Financial Management and Empowerment Training for Women Farmers

By Sylvia Banda

With a passion to contribute to the reduction of poverty and malnutrition in Zambia and through my company Sylva Food Solutions Limited, I have been empowering local smallholder farmers through training and facilitation to market access. Since 2010, I have trained local smallholder farmers in environmentally friendly pre- and post harvest farming methods, food preservation, food preparation, entrepreneurship, and basic financial management.

In October 2019, with funding from the U.S. Department of State’s Alumni Thematic International Exchange Seminars (Alumni TIES) program, I was able to train 50 women farmers in the Chisamba District (Chief Chamuka’s area in Zambia). The workshop lasted three days, covering various areas. A total of four training sessions were held each day. The training sessions were delivered in the local languages that are spoken in the area. The teaching methodology that used was a “Training of Trainers” approach, and the trained women were given training materials and support to connect with and train 250 more women.

The main goal of the training was to educate the women smallholder farmers on food preservation, food quality, nutrient retention, hygiene, storage, entrepreneurship, planning, and basic financial management. By training the women farmers in pre- and post harvest farming methods, they can increase their yields by two to three times. The food preservation training taught the women farmers how to store their produce for longer periods, reduce wastage, and retain the nutrient content. The entrepreneurship, planning, and basic financial management trainings helped the women farmers to properly plan and manage their farming activities. They were also taught how to manage the proceeds from selling their produce as well as planning for future farming seasons, with the goal of becoming self-sustaining.

Participants take part in a food preservation training as they pack vegetables in readiness for drying.
Project leader, Sylvia Banda, teaches participants how to use a solar dryer for drying vegetables.

During the training, my Alumni TIES partner, Namakau Siyanga, and I shared our success stories on how we became entrepreneurs. We talked about the challenges we faced and how we overcame these challenges to get to where we are now. The emphasis was on the fact that one does not necessarily need a lot of capital to start a business in farming. With determination and focus, anyone can be successful.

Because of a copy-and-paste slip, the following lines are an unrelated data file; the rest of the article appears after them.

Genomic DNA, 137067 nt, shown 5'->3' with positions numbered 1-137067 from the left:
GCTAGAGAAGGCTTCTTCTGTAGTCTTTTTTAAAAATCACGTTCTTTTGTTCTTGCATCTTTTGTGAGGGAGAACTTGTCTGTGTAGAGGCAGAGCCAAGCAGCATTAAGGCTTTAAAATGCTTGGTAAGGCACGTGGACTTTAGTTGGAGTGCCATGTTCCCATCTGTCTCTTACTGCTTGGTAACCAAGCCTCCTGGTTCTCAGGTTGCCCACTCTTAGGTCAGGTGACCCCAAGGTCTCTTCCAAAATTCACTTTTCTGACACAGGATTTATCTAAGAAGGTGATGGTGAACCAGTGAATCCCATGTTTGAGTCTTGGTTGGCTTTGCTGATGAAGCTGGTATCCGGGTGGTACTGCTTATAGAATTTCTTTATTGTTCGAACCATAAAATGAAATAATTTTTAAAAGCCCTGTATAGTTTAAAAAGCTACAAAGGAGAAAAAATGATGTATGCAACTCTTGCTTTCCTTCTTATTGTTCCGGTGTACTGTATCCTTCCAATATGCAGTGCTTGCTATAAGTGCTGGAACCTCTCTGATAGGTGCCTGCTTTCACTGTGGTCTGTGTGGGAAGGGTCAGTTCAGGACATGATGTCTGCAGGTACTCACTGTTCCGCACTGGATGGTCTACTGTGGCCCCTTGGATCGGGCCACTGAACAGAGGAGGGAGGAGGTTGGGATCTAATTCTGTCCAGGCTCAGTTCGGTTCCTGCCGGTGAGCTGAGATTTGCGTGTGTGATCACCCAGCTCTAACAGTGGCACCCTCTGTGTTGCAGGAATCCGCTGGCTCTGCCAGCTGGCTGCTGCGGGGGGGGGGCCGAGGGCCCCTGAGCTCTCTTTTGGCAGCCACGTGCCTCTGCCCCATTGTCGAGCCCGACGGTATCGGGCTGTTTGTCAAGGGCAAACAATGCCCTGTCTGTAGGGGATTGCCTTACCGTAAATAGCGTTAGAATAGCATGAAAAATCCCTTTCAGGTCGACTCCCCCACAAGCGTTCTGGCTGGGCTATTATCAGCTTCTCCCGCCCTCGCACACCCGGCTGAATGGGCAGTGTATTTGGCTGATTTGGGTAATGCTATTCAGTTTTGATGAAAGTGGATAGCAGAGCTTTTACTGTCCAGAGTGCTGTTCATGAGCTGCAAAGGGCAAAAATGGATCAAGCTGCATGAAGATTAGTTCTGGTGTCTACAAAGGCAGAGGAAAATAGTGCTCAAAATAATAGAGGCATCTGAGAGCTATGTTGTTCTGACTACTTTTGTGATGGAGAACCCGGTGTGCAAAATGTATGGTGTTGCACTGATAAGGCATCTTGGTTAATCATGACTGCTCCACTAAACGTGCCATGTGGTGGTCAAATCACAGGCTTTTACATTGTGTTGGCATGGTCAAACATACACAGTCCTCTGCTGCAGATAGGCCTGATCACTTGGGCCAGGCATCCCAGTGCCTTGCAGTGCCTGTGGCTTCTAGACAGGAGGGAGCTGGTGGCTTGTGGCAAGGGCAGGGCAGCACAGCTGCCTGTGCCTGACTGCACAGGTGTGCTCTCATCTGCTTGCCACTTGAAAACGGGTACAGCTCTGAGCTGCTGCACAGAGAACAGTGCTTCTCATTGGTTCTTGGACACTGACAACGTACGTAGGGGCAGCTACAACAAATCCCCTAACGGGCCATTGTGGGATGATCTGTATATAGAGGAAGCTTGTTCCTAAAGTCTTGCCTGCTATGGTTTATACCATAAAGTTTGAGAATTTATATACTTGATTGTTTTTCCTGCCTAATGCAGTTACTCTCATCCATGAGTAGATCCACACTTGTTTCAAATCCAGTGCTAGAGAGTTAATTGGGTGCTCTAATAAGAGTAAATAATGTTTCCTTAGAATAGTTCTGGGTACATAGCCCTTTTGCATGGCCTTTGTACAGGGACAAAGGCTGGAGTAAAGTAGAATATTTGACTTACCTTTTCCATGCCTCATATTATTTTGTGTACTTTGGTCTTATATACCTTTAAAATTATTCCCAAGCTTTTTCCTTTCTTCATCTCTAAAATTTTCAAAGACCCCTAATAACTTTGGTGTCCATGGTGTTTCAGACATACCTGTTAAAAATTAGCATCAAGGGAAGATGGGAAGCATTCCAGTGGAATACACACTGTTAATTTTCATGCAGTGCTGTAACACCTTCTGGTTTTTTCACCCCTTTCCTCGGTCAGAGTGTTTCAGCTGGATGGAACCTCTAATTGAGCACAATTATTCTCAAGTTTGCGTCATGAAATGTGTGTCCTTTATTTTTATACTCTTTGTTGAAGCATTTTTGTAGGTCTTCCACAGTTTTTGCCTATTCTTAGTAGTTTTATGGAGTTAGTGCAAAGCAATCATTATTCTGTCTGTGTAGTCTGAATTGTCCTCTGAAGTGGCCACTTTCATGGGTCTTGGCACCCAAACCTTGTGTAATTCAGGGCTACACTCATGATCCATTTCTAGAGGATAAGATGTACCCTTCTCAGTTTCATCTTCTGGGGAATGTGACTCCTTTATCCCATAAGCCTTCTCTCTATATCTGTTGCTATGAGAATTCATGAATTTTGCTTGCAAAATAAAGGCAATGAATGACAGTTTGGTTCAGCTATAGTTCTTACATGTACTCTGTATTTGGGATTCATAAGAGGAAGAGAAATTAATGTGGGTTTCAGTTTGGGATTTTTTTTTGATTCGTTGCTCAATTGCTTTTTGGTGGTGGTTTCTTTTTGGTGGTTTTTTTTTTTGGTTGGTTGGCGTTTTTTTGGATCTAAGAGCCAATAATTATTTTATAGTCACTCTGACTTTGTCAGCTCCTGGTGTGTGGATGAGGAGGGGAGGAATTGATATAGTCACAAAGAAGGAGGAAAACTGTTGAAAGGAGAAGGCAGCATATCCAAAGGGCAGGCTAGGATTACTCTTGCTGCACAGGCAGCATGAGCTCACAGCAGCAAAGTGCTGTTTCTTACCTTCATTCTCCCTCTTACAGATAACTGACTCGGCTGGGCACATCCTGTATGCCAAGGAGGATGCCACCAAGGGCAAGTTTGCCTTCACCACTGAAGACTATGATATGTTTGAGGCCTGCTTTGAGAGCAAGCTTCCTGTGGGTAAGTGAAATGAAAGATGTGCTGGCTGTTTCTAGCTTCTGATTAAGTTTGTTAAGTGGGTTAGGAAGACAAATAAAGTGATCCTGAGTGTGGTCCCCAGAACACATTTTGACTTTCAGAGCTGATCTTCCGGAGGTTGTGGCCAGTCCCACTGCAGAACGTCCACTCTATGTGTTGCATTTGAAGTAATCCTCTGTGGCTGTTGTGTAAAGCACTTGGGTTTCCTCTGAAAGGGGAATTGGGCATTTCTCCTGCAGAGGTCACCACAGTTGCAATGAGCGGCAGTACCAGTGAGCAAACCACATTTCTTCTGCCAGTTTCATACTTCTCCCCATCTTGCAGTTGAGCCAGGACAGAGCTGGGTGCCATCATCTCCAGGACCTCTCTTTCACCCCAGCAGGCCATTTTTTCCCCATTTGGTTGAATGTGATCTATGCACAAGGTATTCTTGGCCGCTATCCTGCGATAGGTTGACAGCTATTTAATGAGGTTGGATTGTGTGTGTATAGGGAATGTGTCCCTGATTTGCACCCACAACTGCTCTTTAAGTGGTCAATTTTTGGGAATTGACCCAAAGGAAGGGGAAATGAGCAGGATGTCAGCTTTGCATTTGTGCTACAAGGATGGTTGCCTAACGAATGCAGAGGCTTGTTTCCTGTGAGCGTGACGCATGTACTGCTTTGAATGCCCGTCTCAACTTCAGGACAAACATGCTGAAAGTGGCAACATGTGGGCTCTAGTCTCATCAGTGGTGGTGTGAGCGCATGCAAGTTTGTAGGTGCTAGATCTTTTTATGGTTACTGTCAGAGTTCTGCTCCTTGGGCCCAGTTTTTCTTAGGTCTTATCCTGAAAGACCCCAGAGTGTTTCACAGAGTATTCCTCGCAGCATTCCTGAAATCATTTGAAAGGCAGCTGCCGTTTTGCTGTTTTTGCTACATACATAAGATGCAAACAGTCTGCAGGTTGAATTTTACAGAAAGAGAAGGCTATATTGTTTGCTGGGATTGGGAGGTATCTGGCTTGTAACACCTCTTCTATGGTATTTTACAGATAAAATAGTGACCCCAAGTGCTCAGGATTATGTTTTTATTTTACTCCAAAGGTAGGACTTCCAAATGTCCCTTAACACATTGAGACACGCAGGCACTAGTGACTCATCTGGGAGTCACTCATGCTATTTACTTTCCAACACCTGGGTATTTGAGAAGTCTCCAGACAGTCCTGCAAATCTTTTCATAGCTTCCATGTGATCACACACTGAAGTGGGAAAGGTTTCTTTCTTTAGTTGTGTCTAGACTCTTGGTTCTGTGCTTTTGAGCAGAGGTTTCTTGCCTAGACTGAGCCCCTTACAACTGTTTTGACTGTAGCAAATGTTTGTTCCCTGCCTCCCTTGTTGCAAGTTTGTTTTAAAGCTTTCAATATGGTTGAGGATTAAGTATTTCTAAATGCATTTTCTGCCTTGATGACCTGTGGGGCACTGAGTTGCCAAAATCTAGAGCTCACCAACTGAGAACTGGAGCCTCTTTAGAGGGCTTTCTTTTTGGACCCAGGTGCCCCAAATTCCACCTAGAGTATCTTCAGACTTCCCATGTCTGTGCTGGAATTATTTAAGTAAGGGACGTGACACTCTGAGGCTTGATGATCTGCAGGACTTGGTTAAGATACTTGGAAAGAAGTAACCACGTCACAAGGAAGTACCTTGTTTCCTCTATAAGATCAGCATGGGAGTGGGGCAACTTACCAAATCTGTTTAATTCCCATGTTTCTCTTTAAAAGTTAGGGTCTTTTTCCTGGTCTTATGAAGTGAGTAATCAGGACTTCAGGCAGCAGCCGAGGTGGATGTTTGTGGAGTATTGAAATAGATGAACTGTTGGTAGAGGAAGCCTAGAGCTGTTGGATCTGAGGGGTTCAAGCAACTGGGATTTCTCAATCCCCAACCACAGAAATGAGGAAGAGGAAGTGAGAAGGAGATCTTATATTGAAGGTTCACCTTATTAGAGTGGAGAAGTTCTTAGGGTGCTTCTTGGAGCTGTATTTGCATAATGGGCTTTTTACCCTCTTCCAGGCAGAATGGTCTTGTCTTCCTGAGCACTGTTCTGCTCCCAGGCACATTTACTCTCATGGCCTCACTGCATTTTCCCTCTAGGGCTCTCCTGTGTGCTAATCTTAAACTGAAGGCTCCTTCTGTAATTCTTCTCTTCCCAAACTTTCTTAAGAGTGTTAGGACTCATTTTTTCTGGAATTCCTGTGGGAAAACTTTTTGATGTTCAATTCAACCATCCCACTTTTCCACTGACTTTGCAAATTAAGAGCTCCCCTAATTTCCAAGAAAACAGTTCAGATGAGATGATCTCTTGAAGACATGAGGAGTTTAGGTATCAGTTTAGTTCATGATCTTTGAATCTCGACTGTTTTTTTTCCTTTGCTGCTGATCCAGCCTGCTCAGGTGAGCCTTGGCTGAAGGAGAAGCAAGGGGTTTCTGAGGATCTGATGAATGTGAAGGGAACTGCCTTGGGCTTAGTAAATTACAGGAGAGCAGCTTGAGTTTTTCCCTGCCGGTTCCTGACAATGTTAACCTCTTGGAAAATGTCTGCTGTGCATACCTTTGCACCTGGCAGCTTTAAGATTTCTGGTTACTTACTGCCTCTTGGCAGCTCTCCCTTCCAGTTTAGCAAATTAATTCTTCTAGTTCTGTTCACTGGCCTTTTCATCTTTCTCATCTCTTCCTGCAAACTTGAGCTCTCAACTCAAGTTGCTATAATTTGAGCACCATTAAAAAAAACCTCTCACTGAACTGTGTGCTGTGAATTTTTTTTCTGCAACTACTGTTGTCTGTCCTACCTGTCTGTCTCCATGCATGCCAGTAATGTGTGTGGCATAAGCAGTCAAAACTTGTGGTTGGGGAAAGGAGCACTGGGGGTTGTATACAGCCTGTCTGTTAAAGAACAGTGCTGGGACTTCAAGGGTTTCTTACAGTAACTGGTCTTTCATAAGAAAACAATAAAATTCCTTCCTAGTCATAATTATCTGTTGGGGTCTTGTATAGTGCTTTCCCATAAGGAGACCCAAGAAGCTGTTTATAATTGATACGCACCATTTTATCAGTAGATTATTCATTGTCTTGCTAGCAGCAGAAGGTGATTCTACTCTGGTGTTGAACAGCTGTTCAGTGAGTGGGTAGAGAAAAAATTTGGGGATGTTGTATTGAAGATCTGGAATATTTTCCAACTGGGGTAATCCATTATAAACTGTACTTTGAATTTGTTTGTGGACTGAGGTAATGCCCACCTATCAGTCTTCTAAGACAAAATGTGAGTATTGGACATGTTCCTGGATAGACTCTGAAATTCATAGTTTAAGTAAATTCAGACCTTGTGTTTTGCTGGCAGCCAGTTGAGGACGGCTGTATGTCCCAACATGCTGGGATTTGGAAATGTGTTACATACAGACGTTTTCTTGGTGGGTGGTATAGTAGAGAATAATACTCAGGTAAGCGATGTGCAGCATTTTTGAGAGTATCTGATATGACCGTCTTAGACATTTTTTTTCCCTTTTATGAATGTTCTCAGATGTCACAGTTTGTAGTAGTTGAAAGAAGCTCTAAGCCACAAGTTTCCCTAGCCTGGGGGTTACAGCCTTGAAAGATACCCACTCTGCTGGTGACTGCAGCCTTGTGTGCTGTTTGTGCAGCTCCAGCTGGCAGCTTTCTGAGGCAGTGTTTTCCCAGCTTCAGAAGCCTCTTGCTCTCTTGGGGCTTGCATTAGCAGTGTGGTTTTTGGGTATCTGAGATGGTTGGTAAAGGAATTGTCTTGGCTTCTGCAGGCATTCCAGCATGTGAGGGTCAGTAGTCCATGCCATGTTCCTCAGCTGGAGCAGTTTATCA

Sylvia Banda trains women in entrepreneurship.

At the end of the training, participants were very satisfied with the training and looked forward to implementing the knowledge they gained to improve their farming and food preservation practices. They were also delighted to hear that Sylva Food Solutions Limited would sign a memorandum of understanding with their cooperative and procure their produce at competitive market prices. To close the project, Chief Chamuka’s wife expressed her gratitude to the U.S. Department of State for the support and funding of the project. She stated that the training would go a long way in uplifting the lives of the women and their families. Thanking our team for their work, she stressed the importance of the work that we were doing and Sylva Food Solutions Limited’s consistency in supporting agendas that empower women in the community.

Participants complete the workshop and showcase their finished and packaged products.

Financial Management and Empowerment Training for Women Farmers is funded through an Alumni TIES small grant from the U.S. Department of State.

Alumni Thematic International Exchange Seminars (Alumni TIES) are regionally focused seminars for alumni of U.S. government-sponsored exchange programs.

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